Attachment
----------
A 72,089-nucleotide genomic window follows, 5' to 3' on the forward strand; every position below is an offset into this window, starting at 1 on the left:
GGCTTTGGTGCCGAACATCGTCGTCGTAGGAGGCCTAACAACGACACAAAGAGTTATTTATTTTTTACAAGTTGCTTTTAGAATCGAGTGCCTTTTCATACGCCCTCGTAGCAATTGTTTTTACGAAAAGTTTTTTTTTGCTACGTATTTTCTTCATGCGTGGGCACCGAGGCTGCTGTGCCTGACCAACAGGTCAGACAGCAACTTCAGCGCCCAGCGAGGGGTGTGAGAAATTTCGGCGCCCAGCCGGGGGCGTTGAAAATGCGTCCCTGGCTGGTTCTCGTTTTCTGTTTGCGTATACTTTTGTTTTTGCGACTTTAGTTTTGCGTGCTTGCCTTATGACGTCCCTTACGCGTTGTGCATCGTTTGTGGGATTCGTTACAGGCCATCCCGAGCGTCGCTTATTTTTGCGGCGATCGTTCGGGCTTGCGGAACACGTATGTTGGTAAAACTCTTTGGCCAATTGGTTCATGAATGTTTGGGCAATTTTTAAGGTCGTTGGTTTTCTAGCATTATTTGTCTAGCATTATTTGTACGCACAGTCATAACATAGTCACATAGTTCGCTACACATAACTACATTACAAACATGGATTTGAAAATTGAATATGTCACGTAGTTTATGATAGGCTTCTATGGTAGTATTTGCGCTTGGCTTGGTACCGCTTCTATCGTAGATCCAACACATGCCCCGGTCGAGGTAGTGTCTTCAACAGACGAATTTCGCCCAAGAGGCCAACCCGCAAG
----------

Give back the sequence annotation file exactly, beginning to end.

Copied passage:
A 72,089-nucleotide genomic window follows, 5' to 3' on the forward strand; every position below is an offset into this window, starting at 1 on the left:
GGCTTTGGTGCCGAACATCGTCGTCGTAGGAGGCCTAACAACGACACAAAGAGTTATTTATTTTTTACAAGTTGCTTTTAGAATCGAGTGCCTTTTCATACGCCCTCGTAGCAATTGTTTTTACGAAAAGTTTTTTTTTGCTACGTATTTTCTTCATGCGTGGGCACCGAGGCTGCTGTGCCTGACCAACAGGTCAGACAGCAACTTCAGCGCCCAGCGAGGGGTGTGAGAAATTTCGGCGCCCAGCCGGGGGCGTTGAAAATGCGTCCCTGGCTGGTTCTCGTTTTCTGTTTGCGTATACTTTTGTTTTTGCGACTTTAGTTTTGCGTGCTTGCCTTATGACGTCCCTTACGCGTTGTGCATCGTTTGTGGGATTCGTTACAGGCCATCCCGAGCGTCGCTTATTTTTGCGGCGATCGTTCGGGCTTGCGGAACACGTATGTTGGTAAAACTCTTTGGCCAATTGGTTCATGAATGTTTGGGCAATTTTTAAGGTCGTTGGTTTTCTAGCATTATTTGTCTAGCATTATTTGTACGCACAGTCATAACATAGTCACATAGTTCGCTACACATAACTACATTACAAACATGGATTTGAAAATTGAATATGTCACGTAGTTTATGATAGGCTTCTATGGTAGTATTTGCGCTTGGCTTGGTACCGCTTCTATCGTAGATCCAACACATGCCCCGGTCGAGGTAGTGTCTTCAACAGACGAATTTCGCCCAAGAGGCCAACCCGCAAG